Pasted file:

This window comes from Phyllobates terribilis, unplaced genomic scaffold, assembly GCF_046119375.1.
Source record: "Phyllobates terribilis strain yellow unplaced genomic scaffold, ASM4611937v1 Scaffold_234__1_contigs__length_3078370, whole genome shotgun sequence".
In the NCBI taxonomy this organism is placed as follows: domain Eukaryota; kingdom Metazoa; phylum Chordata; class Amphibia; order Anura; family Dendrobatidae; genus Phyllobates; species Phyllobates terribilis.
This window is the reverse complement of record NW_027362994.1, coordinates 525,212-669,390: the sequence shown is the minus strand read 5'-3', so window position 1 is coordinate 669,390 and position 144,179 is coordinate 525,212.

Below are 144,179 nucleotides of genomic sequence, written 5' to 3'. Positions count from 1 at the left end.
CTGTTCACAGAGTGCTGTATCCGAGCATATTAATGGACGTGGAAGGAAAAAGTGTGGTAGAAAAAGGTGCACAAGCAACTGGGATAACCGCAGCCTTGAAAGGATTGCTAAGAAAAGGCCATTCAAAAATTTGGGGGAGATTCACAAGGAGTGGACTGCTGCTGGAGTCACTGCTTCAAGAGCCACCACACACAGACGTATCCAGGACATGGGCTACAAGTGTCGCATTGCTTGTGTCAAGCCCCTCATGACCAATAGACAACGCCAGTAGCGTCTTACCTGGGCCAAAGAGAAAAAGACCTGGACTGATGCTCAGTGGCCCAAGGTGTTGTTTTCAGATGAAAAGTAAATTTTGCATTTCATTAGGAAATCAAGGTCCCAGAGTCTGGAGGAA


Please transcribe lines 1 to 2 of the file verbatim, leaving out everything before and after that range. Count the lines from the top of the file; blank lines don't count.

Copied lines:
This window comes from Phyllobates terribilis, unplaced genomic scaffold, assembly GCF_046119375.1.
Source record: "Phyllobates terribilis strain yellow unplaced genomic scaffold, ASM4611937v1 Scaffold_234__1_contigs__length_3078370, whole genome shotgun sequence".